To investigate the ProMetal 3D printing technique for its application to dies, for low volume hot forging of 7075 aluminum helicopter parts.
Thermo‐mechanical and tribological behavior of the ProMetal 3D printed tools were characterized by hot upset and ring tests. Finite element simulations of the test application were conducted using special purpose metal forming simulation software FORGE3. Results obtained from the tests along with finite element analysis were used to validate behavior of the printed dies during forging trials.
ProMetal‐printed materials exhibited relatively low thermal conductivity and high friction. Cavities were printed, machined and evaluated in hot forging trials. Dies exhibited substantial settling during the manufacturing (3D printing) process. Some collapse of dies was also observed at locations where forging pressures were high.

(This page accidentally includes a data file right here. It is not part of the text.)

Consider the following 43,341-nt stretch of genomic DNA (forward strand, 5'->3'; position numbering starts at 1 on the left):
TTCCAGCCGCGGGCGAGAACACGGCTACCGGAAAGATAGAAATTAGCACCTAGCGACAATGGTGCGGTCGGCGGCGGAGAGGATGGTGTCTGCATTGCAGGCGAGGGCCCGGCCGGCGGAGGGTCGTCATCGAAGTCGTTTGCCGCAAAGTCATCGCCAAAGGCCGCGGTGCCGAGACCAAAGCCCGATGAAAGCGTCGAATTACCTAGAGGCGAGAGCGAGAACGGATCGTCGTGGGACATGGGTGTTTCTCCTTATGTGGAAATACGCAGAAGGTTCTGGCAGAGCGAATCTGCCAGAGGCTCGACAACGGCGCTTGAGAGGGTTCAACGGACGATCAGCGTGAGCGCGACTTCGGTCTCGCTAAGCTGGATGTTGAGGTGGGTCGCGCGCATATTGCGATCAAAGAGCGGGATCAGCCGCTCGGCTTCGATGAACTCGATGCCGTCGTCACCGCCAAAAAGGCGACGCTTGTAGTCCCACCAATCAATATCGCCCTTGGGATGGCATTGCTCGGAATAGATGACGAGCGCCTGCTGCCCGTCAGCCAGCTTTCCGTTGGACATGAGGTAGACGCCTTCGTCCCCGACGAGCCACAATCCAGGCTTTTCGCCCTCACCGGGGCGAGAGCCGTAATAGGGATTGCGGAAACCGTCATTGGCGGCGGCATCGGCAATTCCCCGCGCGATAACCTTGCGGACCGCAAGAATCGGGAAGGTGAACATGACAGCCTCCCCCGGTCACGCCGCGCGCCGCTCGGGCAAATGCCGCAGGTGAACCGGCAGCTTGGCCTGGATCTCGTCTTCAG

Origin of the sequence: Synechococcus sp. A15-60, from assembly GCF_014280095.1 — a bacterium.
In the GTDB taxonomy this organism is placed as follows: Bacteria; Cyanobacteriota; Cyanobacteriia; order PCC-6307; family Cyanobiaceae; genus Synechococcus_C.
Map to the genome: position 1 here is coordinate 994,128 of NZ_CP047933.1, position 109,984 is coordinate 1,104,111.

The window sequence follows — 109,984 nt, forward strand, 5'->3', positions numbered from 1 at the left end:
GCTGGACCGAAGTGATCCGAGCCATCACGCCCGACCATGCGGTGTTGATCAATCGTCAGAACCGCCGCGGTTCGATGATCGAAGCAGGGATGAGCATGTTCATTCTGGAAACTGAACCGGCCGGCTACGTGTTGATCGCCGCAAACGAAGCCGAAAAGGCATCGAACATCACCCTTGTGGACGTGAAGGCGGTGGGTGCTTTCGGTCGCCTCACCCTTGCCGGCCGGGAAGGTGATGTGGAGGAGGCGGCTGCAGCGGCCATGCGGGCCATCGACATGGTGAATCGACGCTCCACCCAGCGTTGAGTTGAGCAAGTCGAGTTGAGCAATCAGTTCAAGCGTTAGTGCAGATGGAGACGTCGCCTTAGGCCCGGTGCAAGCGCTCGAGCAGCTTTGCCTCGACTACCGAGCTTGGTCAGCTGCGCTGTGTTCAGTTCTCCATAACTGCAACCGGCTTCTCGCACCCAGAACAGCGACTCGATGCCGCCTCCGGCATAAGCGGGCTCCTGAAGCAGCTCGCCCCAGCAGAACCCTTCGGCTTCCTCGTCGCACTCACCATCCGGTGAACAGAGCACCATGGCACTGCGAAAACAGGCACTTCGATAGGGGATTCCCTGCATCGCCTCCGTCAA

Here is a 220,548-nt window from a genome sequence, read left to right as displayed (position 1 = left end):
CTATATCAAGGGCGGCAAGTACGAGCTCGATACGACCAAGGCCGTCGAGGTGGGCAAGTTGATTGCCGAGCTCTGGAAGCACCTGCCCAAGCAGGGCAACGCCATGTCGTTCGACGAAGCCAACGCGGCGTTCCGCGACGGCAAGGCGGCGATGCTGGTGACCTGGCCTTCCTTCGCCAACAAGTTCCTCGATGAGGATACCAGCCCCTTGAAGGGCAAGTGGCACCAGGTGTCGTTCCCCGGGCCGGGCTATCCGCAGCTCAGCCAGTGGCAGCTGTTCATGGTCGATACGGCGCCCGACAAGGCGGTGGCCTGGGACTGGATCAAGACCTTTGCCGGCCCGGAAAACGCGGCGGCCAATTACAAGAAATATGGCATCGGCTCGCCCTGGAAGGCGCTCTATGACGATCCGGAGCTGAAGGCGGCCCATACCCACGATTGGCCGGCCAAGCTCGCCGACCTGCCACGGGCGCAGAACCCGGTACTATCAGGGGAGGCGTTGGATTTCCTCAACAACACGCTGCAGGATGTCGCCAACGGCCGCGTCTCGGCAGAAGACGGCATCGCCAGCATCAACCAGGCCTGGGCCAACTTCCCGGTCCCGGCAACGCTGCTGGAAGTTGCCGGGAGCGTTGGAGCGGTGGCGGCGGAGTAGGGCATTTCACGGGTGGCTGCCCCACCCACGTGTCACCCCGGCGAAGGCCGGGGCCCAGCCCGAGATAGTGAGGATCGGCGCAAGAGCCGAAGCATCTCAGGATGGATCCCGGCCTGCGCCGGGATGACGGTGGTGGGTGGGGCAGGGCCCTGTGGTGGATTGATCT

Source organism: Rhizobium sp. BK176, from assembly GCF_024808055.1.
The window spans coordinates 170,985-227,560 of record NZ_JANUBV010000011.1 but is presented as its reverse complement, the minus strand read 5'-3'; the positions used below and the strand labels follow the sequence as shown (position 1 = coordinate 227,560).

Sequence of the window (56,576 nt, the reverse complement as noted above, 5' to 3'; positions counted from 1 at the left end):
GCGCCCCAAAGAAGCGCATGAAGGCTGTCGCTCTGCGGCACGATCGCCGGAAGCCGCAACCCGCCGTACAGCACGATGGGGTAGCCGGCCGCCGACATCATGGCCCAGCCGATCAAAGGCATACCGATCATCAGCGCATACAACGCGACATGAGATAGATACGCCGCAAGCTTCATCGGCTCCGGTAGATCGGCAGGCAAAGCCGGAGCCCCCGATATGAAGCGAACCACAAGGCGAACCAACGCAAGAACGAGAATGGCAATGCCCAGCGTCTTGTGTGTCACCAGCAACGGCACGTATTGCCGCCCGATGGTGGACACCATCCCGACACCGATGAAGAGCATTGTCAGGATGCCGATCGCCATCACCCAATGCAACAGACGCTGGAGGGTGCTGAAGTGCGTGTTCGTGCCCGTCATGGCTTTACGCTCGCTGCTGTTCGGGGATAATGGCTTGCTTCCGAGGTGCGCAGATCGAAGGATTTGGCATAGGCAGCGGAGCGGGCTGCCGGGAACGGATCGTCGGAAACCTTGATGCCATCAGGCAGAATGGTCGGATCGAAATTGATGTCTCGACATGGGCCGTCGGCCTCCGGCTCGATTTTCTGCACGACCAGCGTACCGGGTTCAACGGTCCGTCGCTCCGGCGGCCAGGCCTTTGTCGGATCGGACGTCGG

After initial plastic settling, the printed dies provide satisfactory part tolerance for die temperatures and pressures up to 338°C and 689 MPa, respectively. Low thermal conductivity observed indicate a potential to forge aluminum with cooler dies. Coating or secondary polishing is necessary to achieve acceptable surface finish for forging of aluminum.
This paper demonstrates a need in RP industry to methodically match capabilities of the rapid prototyping process to the needs of the intended application through the use of finite element method and some fundamental characterization.
Shivpuri, R., Cheng, X., Agarwal, K. and Babu, S. (2005), "Evaluation of 3D printing for dies in low volume forging of 7075 aluminum helicopter parts", Rapid Prototyping Journal, Vol. 11 No. 5, pp. 272-277. https://doi.org/10.1108/13552540510623576Download as .RIS
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